The Global Gender Gap Report 2009 (World Economic Forum) rated Australia 20 on an international index. behind the Scandinavian countries who came in at 1 to 4, New Zealand 5, Ireland 8 and “developing” countries Lesotho 10 and Sri Lanka 15.
On the critical measure of labour force participation, Australia has fallen from 40 to 50, with the female-to-male ratio stagnating at 0.84.
And on the measure of wage equality for similar work, Australia ranks only 60th in the world.
In November 2009 the Report of the Parliamentary Committee on Employment and Workplace Relations was tabled. It noted the 17% gap between men and women’s pay, as well as a widening gap in workforce participation and access to higher paid positions. ACTU President Sharon Burrows welcomed the report:
Equity on pay and workforce participation for women will be a top priority for Australian unions over the next 12 months. Unions are undertaking a major industrial campaign with a test case in Fair Work Australia that could lift the pay of workers in the female-dominated social and community services sector by more than $100 a week.
The committee's recommendation for gender and equal remuneration principles to be considered when industrial awards are upgraded by Fair Work Australia, including the federal minimum wage case, is a positive step.
Positive also is the proposal for a pay equity unit within Fair Work Australia to gather data, monitor and investigate equity in pay, conditions and benefits.
It's 40 years since the first equal pay test case, yet women still lag well behind men in the Australian workforce.
In May 2009, Australian Services Union (ASU) members in the Social and Community Services (SACS) Division in Queensland won an historic victory. The successful campaign resulted in a decision being handed down in the Queensland Industrial Commission awarding pay increases of 19% to almost 40% based on the undervaluation of the work in the SACS industry. The Commissioner found that this undervaluing resulted from the perception of the work being an extension of domestic/caring work of women. Women represent over 80% of the workforce in the industry.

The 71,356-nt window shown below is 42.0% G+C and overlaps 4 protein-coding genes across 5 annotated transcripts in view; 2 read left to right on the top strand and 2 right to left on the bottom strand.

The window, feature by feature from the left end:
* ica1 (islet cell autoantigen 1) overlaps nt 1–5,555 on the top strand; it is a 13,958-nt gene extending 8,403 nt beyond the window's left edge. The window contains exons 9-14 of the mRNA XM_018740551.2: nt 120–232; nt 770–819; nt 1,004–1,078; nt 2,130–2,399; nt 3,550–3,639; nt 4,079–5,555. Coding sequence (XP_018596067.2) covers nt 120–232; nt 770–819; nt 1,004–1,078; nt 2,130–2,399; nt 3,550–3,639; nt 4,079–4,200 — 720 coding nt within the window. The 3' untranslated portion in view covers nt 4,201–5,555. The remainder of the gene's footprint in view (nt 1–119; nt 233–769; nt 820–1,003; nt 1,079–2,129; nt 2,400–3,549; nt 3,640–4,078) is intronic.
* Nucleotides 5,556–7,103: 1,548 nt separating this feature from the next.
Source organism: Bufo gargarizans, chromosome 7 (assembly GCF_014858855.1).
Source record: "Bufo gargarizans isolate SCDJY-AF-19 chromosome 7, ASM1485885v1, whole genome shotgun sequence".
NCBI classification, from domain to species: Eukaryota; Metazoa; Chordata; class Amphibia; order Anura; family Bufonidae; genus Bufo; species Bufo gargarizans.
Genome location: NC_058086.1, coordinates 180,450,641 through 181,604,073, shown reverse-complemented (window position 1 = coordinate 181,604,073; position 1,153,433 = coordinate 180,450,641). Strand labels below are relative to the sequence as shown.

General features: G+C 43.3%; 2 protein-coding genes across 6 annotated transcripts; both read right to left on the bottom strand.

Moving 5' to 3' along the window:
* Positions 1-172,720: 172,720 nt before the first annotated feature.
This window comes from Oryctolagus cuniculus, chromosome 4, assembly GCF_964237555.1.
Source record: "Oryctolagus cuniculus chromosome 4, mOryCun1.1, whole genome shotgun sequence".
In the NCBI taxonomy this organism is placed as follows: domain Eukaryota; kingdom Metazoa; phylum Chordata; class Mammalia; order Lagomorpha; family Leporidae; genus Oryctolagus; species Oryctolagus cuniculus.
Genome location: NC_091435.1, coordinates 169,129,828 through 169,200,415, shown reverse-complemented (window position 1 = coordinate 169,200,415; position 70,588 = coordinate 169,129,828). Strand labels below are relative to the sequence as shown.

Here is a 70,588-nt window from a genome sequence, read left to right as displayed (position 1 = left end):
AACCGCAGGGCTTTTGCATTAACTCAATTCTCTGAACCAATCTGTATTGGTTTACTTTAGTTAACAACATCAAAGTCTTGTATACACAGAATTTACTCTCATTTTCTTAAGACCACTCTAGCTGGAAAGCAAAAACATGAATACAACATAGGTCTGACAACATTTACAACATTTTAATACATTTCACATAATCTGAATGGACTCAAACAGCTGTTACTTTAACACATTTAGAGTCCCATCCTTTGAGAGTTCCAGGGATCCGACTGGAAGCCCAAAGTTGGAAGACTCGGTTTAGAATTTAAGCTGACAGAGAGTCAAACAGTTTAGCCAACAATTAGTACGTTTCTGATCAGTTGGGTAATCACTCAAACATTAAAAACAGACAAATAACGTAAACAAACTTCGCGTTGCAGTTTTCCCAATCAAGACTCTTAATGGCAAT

A new Federal Award is now being introduced under “Award Modernisation” and the ASU National has entered into a Memorandum of Understanding with the Commonwealth Government to pursue a pay equity case under Fair Work Australia based on the Queenslandd Rates of Pay. AS the ASU stated in a media release on the issue:
“The Australian Services Union (ASU) and the Australian Government have reached an historic agreement which will see the social and community services sector as the test case for pay equity in the new Federal Industrial Relations system.
This agreement means that the very first national equal remuneration case under the new Fair Work Act will be run by ASU with the support and co-operation of the Australian Government
This landmark agreement helps to pave the way for the ASU's successful Queensland pay equity case to flow on to SACS workers across Australia. The case will seek pay rises based on pay equity and work value to support retention of staff and address a chronic skills shortage in the sector by delivering substantial wage rise for the predominately female workforce - 87% of SACS workers are women.
"If the remuneration case is successful, a phase-in of enhanced wages and conditions will provide welcome relief to both employees and employers in the sector. Many organisations are struggling with wage rates failing to attract and retain staff.”
Early indications are that this test case will be bitterly fought by Chamber of Commerce and other interests as they see it as setting the scene for a wages breakout by other sectors of low-paid women workers.
The ASU is working towards a National Day of Action in May in support of the claim. Campaign Committees are being set up around the country to prepare for the NDA and maximise participation of workers in the industry.